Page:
All the numbers above are, close enough for government work. Yes, the income tax structure is tiered and so on... different for joint and single...and so on...I am just illustrating that 50% isn't that hard to get to.

You can stop with the sarcasm and BS, too. Or, not. You create your own image.

Stan Bozarth

Dismissing sharp truth as sarcasm and BS

I'm just following the logical thought you laid out.

Indeed, this argument was put forth on the floor of the NC House of Representatives by Rep. Rhyne (R-Lincoln) not 24 hours ago when talking about this very topic (taxes in NC).

It was as false then as it is now.

Adding up a "tax burden" in a cherry-picking fashion can get you to any percentage you want to make any political argument you want.

The illumating light of my sarcastic (?) foray into "tax-burden addition logic" was intentionally pointed because no one seems to question it when such an analysis is offered up.

It is the totality of the cost-benefit package that one should study.

Such a comparison wasn't done by Rep. Rhyne or in your mini-sample analysis.

Even considering that your post was a merely response to a previous post about "getting to 50%"...that was precisely the point I'm making about not considering the whole picture.

No credit is given for tax-free use of other items or untaxed benefits or what the taxes provide that you don't pay for (think: toll roads and the like).

When the chicken littles of taxation cry the sky is falling, I'm happy to tell them it's not.


Excuse me?

The IRS tax code decides what is and is not taxable. I have no idea what you might think "tax free use." is or how it's value might be computed...and don't really care. Using the tax LAWS and rates proscribed by law it's not hard to get to a 50% number under the specific circumstances described by the person above. I am referring to the actual taxes we pay on our taxable income....State local and federal and the other miscellaneous taxes we pay that are insidious yet substantial.

You might note I did not say anything about how I felt about this topic. I simply provided some math. It was not and is not an argument. If you want to argue...find somebody else.

Stan Bozarth

Here's why this tax is unconstitutional

What Makes Affiliate Tax (aka “Amazon Tax”) Unconstitutional «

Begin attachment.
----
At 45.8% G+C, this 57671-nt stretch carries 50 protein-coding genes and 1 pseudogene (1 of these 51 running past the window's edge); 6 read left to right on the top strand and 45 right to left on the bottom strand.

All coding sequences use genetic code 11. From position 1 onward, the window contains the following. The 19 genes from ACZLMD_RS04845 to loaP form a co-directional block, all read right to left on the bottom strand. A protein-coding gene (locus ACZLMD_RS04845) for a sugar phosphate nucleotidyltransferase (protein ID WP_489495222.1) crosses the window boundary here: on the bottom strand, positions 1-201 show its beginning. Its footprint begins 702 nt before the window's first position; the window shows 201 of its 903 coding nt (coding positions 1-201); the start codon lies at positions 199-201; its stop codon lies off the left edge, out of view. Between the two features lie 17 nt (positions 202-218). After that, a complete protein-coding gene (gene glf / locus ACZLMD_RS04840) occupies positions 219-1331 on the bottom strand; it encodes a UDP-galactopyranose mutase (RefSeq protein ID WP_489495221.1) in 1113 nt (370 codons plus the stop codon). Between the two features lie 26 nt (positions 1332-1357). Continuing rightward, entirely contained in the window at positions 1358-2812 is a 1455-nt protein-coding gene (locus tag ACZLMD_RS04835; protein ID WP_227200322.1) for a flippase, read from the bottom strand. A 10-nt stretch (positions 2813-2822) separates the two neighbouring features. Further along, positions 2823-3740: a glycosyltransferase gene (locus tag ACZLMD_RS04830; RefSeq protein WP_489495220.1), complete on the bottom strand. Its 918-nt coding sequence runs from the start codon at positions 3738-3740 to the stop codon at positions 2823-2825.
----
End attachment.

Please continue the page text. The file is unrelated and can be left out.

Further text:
Short Answer: The Supreme Court once ruled that “you cannot hold a catalog company responsible for collecting out-of-state sales tax” [source].

Long Answer: Looking back at the 1992 Quil Corporation versus North Dakota case we see that back then the Supreme Court held that taxing an out-of-state business violates the “Due Process and Commerce Clauses of the Constitution” which “prohibit a State from imposing the duty of use tax collection and payment upon a seller whose only connection with the State is through common carrier or the United States mail”. Therefore, it is being said that an e-tailer must have a physical presence in the state to be required to collect a sales tax; and since the decision that set a precedent was made by the Supreme Court, it is also being held “that only Congress, through legislation, could delegate broader powers to the states” [source].

Will it help states raise the money that they are looking to raise? The answer is definitely negative [more here].

If i were an affected affiliate I'd just move to Tennessee since they voted against this type of scheme.


So even if this legislation might once upon a time have been judged unconstitutional, the whole business if up for grabs now. Internet commerce is rewriting its own rules and public policy and law will be changing right along with it.

My bet is that in ten years the entire country will have evolved to a much more fair and balanced taxing policy that will level the playing field ... so that local retailers will lose some of the disadvantages they currently suffer from global internet channels.

I'm an affected affiliate and am completely supportive of the legislature's move.